I was standing outside of the Theater Casino in Zug where people were discussing the speech Vitalik Buterin had just given.

Someone said:

I am a professional pitcher, and I don’t understand Vitalik’s phenomenon. Most ICOs that are raising now indeed have poorly structured, confusing and simply pathetic pitches. However, if that is a criterion for investors, Vitalik shouldn’t have gotten a single dollar.

I agree and disagree with this comment at the same time. Best if we look at facts behind each story.

Fact 1: Vitalik never pitched Ethereum to VCs or big institutional investors, or asked people to give him a few million dollars

And ICOs today do. They do require a minimum investment during their private pre-sale to be $250k or $500k. They do want VCs on board. They do want institutional money. Most projects today do want to never have to do a public sale, and close everything in a private round.

Vitalik was pitching to developers because they spoke the same language. He essentially created his project for developers.

Here is a quote from his pitch in 2014:

Ethereum is a platform that makes it possible for any developer to write and distribute next-generation decentralized applications.

If you look at the video where he is trying to explain what Ethereum is to the public, and then read the comments:

Yes, his communication skills are not the strongest and it’s not easy for him to explain how he sees things to someone who has no idea… has never written a line of code, has never done so much work on blockchain, or simply someone who’s not that good with numbers and formulas. Yet he got the funds.

There is no conflict here. He created a product for developers, pitched it to developers in their language, got the funds from a supportive community of developers who understand this language.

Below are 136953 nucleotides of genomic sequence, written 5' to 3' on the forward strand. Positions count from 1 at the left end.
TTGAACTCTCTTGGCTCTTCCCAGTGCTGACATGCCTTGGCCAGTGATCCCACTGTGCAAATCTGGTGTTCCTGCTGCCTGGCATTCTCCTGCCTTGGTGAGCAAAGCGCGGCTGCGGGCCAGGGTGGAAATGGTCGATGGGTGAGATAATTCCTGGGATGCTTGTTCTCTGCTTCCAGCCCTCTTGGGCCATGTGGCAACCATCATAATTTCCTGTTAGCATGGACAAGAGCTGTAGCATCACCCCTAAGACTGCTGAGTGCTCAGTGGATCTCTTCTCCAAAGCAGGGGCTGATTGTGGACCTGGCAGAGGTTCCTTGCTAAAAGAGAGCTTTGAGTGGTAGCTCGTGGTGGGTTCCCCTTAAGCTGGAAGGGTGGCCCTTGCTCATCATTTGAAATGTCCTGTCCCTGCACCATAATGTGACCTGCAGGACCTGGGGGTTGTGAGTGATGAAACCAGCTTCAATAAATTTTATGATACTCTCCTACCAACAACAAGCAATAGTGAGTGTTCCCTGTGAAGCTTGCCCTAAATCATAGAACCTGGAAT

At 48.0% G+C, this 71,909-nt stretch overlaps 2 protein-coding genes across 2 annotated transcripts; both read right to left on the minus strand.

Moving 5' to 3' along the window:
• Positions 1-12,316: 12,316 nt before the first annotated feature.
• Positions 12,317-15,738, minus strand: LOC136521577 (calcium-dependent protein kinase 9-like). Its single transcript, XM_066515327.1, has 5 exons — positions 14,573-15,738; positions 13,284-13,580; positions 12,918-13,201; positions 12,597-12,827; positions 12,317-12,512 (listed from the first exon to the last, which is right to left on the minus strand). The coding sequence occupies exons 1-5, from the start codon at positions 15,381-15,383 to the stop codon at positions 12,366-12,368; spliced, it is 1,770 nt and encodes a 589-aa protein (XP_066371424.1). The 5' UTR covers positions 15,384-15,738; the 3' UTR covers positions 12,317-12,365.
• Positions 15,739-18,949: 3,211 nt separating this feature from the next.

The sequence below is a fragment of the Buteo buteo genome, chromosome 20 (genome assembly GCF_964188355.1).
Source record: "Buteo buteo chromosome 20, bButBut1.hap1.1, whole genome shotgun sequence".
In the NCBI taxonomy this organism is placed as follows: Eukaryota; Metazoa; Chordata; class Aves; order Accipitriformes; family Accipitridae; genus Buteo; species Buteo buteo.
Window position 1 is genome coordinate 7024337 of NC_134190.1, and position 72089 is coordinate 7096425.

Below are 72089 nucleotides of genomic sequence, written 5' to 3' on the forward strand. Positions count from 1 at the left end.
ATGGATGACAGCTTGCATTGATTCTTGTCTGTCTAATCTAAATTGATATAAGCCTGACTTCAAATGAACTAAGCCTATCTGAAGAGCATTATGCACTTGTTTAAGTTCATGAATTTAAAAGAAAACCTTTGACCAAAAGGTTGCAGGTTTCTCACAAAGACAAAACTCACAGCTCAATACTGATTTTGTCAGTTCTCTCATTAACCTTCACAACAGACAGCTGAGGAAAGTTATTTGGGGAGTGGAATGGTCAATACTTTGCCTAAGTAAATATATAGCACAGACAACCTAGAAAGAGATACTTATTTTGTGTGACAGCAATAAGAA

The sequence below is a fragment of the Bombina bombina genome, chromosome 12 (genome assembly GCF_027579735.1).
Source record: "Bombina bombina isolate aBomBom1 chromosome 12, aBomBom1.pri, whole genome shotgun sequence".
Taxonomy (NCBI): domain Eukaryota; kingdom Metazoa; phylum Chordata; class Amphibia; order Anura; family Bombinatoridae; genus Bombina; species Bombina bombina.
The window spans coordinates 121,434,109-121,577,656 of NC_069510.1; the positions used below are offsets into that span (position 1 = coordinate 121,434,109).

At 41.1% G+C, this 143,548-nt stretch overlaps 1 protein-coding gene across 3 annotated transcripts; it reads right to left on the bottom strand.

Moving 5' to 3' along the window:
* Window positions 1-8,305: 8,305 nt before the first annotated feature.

The conflict is, however, always there, when ICOs today claim they are changing the world by making blockchain mainstream…. And yet they can’t explain in the language of “mainstream people” what it is they are doing.

Pitching to fellow-developers and pitching to a VC are two different stories. And yes, powerful communication skills are essential when you pitch to a fund or pitch your project from stage – to people who have not acquainted themselves with your work yet.

In Vitalik’s case, people who bought Ether during a crowd sale had been following his work and his writing for quite a while before he announced a public sale.

I’m being spammed by at least 5 ICOs a day that think I should make an investment decision (to be more precise, I should allocate at least $250k in their project) based on 8-10 paragraphs of text they put together for me in the first message. Weird people, indeed…. They mass email people irrelevant information and call it pitching.

Also read: Fintech and blockchain pitches can be so ugly, but here’s some communication advice for fundraising startups to get the point across

Fact 2: Vitalik was and is still driven by purpose, not by profit